4.    The five-forward top power-play unit did hit a couple of posts on its next opportunity a few minutes later in the first period. The PP opportunity came thanks to a really nice hard-working shift from the ZARPontus HolmbergDryden Hunt fourth line in which they laid the body on the forecheck repeatedly and recovered the puck multiple times, with Hunt drawing a penalty on just his third shift as a Leaf.

After a faceoff win, the puck went back to Marner at the point, where he threaded the needle to get the puck to John Tavares in the slot. Tavares was able to get a good shot off from the low slot, but he hit the post. 

From up top, Marner later threaded a nice pass across the high slot for a William Nylander one-timer that also rang the post. Those were a couple of near-goals that might’ve had everyone talking about the five-forward power-play unit tonight if one of those shots is an inch further to the right (both had Vejmelka beaten).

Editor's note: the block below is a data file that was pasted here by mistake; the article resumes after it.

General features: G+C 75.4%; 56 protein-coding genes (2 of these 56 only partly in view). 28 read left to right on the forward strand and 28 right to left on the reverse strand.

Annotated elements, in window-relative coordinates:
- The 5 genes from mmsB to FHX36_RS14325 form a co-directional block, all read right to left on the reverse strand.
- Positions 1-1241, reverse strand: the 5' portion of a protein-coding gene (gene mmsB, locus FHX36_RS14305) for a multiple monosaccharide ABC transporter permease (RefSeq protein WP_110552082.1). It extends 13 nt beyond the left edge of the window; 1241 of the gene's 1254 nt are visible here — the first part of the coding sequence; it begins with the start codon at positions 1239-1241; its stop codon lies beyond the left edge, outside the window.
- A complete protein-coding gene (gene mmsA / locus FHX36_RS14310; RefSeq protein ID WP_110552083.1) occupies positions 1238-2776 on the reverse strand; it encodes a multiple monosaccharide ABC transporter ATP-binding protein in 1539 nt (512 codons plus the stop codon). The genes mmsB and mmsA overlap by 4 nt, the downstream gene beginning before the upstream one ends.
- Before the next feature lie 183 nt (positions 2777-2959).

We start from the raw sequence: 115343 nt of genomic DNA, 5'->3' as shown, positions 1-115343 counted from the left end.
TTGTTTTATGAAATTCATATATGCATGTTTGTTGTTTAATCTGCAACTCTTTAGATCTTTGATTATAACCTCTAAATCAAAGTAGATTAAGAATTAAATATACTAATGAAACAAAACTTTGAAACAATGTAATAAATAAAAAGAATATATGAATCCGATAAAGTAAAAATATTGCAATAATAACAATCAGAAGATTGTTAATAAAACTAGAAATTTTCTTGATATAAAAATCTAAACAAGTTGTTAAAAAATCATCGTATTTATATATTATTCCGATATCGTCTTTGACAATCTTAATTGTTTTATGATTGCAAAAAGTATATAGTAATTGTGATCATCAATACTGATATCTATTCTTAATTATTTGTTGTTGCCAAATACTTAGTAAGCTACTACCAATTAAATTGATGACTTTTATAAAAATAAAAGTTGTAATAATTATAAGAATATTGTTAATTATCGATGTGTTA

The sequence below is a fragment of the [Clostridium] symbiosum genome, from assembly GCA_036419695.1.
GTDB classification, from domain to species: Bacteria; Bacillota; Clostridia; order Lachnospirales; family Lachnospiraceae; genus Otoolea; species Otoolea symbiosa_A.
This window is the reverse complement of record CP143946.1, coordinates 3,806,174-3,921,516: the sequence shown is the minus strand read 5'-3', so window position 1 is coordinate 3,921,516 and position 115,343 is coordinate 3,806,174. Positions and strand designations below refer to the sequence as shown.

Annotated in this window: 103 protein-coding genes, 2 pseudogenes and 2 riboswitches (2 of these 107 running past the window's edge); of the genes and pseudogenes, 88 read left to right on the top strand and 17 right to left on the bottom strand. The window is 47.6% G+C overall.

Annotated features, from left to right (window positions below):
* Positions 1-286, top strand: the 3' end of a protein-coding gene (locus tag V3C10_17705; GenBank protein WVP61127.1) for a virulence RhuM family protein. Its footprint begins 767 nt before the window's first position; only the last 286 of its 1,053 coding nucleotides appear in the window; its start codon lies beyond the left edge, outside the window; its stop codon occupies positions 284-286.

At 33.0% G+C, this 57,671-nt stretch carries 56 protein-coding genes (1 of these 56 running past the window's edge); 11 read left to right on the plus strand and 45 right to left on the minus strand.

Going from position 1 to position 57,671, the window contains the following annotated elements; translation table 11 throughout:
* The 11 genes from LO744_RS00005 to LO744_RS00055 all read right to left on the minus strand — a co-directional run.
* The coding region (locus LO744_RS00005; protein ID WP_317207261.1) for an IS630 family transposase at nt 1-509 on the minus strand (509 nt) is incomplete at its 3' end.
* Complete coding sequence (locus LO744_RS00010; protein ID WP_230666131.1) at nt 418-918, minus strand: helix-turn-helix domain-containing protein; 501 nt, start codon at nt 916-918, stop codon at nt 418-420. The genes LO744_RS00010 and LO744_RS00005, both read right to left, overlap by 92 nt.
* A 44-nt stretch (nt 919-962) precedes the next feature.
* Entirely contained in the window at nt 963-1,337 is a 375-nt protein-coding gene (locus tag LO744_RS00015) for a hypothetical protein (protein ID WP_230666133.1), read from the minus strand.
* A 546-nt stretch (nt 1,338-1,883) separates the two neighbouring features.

5.   The second unit once again came through late on that power play on a connection between two Leafs who are giving the team a nice boost in secondary scoring of late. Calle Järnkrok finished a pretty passing play with a snipe over the glove of Vejmelka for his third goal in his last three games. Conor Timmins — now up to eight points in 10 games as a Leaf — picked up his second assist of the period with a seam pass to Järnkrok, who crept into the slot from the point.

Timmins poise and heads-up puck movement was on display again here, and so was Järnkrok’s ability to find the quiet ice in the slot and bury on his opportunities. Järnkrok gets the puck on and off his stick in a hurry and is particularly good at shooting across the grain as a right-handed shot.